Today, 36,000 people will run the Boston Marathon. For years, the runners may not have given the history of Patriots’ Day much thought—the connection between the long, arduous route from Hopkinton to Paul Revere’s midnight ride and the revolutionary battles at Lexington and Concord.

But Revere’s ride, and those battles, and the tragedy that befell our city and region last year, will now be forever linked, and not just by the date.

The runners, and all of us, could start by drawing inspiration from Revere himself. Among his great contributions to the cause of freedom, Revere was also that night arguably our nation’s first triathlete.

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He rowed the Charles with his two associates. He rode his horse. Then, in his own words, he “made haste” to Lexington Green—which is colonial-speak for running—so that he could hear the rebel muskets fire upon the redcoats. And that’s after being held at gunpoint by several British soldiers.

He wasn’t just one of New England’s first patriots. He was apparently so tough and fit that he probably could have played for the New England Patriots.

And as Revere rode that night, it was as if those thousands of hoof strikes between Charlestown and Lexington and Concord called those thousands of Massachusetts militiamen to the field.

Revere’s impressive effort became America’s iconic journey against tyranny.

Because at the end of that ride, as the column of British regulars advanced, there was the exclamation point.

As Emerson wrote in Concord’s Hymn:

"By the rude bridge that arched the flood, Their flag to April's breeze unfurled, Here once the embattled farmers stood And fired the shot heard round the world."

That musket fire released years of anger, of oppression, heralding a charge that would not cease until the Atlantic welcomed the British eastward once more.

Today, when the Marathon starting pistol pierces the April breeze, Boston will lead another iconic journey against the tyranny of terrorism. Today is our new shot heard round the world. Today, we renew our call to liberty.

The riders today will instead be racers. The charge towards the finish line will welcome the world back to Copley Square.

More than New Year’s Day, in Boston it is Patriots’ Day that ushers in a new hope, as winter’s ice relinquishes its grip. And as we celebrate the day, we realize more than ever that our city is engaged in constant conversation between history and future. Runners and spectators arise before dawn to participate in a race that dates to Greek antiquity. Our Red Sox, who we call our Old Towne Team, plays before noon, inviting the promise of the morning sun.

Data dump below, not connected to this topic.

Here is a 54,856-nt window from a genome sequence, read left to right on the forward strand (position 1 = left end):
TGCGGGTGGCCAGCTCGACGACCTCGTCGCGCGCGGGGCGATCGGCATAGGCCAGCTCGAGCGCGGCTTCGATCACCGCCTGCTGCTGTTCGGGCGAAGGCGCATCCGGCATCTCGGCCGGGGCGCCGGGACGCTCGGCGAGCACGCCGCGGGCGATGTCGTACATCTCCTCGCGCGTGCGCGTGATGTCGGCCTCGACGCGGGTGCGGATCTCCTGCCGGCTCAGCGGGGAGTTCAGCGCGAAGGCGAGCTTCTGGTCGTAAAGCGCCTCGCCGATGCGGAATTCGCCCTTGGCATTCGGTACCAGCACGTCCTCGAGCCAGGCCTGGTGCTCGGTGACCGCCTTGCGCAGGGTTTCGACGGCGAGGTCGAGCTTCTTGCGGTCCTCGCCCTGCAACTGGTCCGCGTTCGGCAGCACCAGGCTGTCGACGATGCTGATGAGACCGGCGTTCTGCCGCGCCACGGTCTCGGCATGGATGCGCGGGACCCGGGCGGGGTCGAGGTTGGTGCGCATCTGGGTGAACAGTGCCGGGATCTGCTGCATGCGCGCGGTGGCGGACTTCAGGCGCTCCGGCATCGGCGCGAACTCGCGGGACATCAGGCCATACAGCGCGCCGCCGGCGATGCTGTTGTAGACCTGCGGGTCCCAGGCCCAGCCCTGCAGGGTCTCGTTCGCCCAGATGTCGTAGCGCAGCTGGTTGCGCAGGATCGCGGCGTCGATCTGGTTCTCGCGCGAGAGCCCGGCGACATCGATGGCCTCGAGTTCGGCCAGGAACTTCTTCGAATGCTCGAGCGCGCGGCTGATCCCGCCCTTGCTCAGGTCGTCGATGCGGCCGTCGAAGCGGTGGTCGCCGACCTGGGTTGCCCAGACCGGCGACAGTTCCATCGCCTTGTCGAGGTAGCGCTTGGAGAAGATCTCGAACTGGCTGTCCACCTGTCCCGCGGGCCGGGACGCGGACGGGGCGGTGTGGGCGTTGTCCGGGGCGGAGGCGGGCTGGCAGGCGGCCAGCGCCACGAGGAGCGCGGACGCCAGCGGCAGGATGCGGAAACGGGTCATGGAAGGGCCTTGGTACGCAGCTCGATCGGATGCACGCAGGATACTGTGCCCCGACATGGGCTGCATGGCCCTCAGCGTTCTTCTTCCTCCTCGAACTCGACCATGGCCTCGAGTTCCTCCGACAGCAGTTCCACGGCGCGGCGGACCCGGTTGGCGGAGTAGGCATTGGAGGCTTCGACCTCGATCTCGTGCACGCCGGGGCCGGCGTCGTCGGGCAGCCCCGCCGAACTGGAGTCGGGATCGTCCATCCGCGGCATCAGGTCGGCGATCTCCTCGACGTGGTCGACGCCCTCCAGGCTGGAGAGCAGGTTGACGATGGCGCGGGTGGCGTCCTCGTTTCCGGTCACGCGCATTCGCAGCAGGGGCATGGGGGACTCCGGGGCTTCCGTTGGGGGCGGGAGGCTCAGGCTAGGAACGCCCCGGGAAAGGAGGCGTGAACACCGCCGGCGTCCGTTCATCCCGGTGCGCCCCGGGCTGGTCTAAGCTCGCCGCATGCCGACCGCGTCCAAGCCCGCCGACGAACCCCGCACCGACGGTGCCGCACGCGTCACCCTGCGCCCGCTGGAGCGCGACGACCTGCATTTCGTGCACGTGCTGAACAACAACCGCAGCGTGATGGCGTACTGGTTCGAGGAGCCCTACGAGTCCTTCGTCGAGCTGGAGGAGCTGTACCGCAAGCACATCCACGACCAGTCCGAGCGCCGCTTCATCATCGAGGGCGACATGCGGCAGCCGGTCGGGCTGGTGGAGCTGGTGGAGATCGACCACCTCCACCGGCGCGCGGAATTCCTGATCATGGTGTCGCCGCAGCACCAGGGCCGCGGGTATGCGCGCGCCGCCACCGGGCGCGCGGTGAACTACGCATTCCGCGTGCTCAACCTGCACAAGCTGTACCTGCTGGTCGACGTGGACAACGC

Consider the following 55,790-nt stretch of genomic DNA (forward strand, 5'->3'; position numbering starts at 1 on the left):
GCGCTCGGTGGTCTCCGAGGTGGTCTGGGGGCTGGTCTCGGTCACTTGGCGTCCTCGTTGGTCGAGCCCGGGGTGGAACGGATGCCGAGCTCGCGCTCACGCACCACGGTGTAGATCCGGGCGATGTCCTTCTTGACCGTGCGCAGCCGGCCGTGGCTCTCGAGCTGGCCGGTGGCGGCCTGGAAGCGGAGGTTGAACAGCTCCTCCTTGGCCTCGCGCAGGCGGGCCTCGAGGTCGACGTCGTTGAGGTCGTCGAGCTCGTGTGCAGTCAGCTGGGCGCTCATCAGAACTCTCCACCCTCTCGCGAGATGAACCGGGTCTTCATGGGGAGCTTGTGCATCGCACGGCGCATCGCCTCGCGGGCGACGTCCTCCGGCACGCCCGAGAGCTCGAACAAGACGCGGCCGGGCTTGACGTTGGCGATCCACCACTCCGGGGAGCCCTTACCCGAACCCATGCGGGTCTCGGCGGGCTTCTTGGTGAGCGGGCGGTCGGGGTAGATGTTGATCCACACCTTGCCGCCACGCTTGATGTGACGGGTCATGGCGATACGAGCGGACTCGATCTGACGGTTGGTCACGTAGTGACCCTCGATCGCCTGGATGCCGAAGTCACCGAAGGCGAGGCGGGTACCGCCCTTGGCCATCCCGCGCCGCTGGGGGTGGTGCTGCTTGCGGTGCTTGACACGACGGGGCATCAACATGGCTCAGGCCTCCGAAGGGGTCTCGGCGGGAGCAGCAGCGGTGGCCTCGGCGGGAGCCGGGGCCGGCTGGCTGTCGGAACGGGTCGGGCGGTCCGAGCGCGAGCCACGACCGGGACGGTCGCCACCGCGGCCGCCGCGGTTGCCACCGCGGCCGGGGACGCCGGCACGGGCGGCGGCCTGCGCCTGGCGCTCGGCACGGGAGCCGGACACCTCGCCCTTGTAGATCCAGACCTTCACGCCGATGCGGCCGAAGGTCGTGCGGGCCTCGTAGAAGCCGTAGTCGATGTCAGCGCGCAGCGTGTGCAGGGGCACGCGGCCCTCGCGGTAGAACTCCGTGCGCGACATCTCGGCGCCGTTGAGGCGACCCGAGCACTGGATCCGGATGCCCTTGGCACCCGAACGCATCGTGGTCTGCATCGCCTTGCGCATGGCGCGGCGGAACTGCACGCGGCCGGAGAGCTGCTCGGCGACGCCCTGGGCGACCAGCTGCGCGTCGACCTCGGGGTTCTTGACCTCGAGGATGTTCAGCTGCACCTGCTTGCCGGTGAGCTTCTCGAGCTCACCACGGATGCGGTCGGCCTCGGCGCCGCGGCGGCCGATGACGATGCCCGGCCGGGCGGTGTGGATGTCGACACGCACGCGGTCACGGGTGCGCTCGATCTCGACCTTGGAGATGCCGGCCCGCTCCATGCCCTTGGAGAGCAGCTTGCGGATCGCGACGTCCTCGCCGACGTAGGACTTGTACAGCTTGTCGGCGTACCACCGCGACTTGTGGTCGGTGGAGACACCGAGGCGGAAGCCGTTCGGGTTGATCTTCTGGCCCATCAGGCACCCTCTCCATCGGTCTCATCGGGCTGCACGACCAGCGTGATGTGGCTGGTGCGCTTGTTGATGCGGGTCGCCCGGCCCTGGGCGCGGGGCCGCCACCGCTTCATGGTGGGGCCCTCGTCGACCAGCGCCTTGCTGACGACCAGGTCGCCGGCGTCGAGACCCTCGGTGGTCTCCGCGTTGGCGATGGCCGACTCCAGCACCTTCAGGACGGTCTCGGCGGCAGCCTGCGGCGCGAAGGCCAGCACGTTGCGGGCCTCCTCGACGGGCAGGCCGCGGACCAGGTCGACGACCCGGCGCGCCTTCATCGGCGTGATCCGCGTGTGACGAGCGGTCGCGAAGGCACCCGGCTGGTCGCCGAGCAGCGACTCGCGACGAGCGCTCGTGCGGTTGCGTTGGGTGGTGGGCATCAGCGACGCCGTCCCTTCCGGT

That same push and pull of history and possibility will define our thoughts today, and every Patriots’ Day from now on. Today, we will miss those who have left us. And today, we will take the shattered shards of the past and patch together a new, stronger future.

But likely the greatest difference in this year’s Patriots’ Day compared to before the bombing is that we have realized we are a city still watched and revered by the world.

In his famous speech, John Winthrop, our first governor, said that Boston would be a shining city upon a hill; that this new experiment in self-determination would be watched by the world.

But the light of freedom, the light of democracy, these lanterns of liberty are not illuminated on their own. America brightens the world only as reflected light, radiating from the actions and aspirations of her people.

So when people cheer our race today, Boston and this region will shine brighter than ever, like millions of mirrors concentrating and projecting our values and hopes outwards to the world. And when that light is seen, it will kindle people to pursue liberty, wherever they are.

And as we cheer today, we will fill the spaces left by those who we lost. Krystle Campbell. Martin Richard. Lu Lingzi. Sean Collier.

And we will fill that void with love. Love: that is what restores the hole in our hearts. Love for our city. Love for our fellow man.

Martin Luther King said, “Darkness cannot drive out darkness; only light can do that. Hate cannot drive out hate; only love can do that.”

Today, in Boston, on the Marathon route, and throughout this Commonwealth, we will illuminate the very best of what unites us all—compassion, courage, optimism and hope.

And as runners ascend Heartbreak Hill this year, many of them will certainly be thinking of the heartbreak from last year. But their spirits, and their pace, will be buoyed by thoughts of those ordinary citizens and first responders who bravely rushed towards danger last April, and who cheer them on this year.

And we will realize that the connection between this, our happiest holiday, and the past is even deeper than ever. We consider our storied history even as we search for new possibility tomorrow. We relish in our role as being first in freedom. And we do so knowing the world still looks to us, still looks to Boston, to light the way to liberty.